In response to a question asked by Kevan Jones, MP for North Durham, it has been revealed that a Queen Elizabeth class aircraft carrier costs £96 million per year to operate.
Kevan Jones, MP for North Durham, asked:
“To ask the Secretary of State for Defence, what estimate his Department has made of the cost of operating each aircraft carrier each year.”
Jeremy Quin, Minister of State for the Ministry of Defence, responded explaining he would write to Jones.
“In order to ensure a full response I will write to the right. Hon Member.”
Quin later sent the following in a letter in response to Mr Jones.
“The estimated cost to the Royal Navy of a Queen Elizabeth Class Aircraft Carrier is £96M per annum.”
It is likely that the above figure is simply the cost to operate the ship with the air wing being an additional expense.
For perspective, a 1998 U.S. GAO report estimated the 50 year direct operating cost of a Nimitz class carrier at $11.7 billion, or about $234 million per year.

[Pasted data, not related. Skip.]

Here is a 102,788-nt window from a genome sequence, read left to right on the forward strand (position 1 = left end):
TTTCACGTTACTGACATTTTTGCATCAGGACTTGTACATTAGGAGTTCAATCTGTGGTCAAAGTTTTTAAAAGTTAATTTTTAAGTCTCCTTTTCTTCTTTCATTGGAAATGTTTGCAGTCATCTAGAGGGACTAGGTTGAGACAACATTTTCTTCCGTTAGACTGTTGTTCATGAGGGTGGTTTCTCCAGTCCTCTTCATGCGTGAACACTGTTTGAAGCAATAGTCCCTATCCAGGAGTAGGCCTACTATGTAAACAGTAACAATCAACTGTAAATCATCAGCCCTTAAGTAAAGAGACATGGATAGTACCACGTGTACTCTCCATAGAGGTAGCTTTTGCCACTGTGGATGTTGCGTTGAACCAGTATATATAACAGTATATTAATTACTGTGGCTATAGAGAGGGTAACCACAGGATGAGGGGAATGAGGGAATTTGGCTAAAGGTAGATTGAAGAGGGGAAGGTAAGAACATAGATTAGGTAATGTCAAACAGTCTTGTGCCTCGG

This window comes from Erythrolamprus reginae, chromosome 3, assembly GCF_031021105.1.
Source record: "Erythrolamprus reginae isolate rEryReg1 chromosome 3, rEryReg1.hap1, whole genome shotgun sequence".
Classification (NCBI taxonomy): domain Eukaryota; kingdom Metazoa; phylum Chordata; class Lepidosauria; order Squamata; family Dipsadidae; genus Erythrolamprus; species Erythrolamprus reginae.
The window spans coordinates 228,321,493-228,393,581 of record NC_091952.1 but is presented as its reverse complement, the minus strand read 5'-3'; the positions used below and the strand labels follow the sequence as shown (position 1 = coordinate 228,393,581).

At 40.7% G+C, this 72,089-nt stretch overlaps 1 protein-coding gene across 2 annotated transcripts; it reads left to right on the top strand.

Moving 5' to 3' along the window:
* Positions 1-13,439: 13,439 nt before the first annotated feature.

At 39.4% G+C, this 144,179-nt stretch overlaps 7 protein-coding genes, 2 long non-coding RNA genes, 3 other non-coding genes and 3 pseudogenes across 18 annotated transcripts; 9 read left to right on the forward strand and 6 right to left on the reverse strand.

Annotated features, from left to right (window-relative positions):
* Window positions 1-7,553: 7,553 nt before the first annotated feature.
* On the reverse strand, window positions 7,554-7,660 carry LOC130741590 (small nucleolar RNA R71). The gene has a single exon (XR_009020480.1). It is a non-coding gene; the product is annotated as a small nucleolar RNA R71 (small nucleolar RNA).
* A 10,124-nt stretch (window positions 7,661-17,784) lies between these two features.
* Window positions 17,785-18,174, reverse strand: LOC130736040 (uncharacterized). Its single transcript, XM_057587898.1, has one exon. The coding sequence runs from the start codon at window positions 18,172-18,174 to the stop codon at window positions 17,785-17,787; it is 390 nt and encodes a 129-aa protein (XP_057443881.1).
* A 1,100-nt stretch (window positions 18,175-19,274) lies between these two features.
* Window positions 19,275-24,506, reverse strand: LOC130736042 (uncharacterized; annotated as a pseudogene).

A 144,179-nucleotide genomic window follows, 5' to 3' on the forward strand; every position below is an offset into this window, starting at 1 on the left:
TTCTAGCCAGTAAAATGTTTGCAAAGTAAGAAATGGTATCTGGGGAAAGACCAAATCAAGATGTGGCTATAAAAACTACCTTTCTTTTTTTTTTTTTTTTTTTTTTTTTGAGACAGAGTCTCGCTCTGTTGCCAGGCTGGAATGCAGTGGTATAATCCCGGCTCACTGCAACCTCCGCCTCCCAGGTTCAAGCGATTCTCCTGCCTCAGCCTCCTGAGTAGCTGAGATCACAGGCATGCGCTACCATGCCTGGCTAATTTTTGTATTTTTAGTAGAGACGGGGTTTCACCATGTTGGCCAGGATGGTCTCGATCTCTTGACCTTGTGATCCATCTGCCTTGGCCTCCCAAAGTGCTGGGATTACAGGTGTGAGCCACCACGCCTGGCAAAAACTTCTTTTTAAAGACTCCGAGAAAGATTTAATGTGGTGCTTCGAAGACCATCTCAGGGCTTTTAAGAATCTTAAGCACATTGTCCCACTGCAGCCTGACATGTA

The origins of the massive and sometimes controversial Queen Elizabeth class carrier programme lie in the 1998 Strategic Defence Review.
The review re-evaluated every weapon system (active or in procurement) with the exception of the Eurofighter Typhoon and the Vanguard-class ballistic missile submarines.
The report identified that aircraft carriers offered the following:
- Ability to operate offensive aircraft abroad when foreign basing may be denied.
- All required space and infrastructure; where foreign bases are available they are not always available early in a conflict and infrastructure is often lacking.
- A coercive and deterrent effect when deployed to a trouble spot.
The report concluded:
“The emphasis is now on increased offensive air power, and an ability to operate the largest possible range of aircraft in the widest possible range of roles. When the current carrier force reaches the end of its planned life, we plan to replace it with two larger vessels.”
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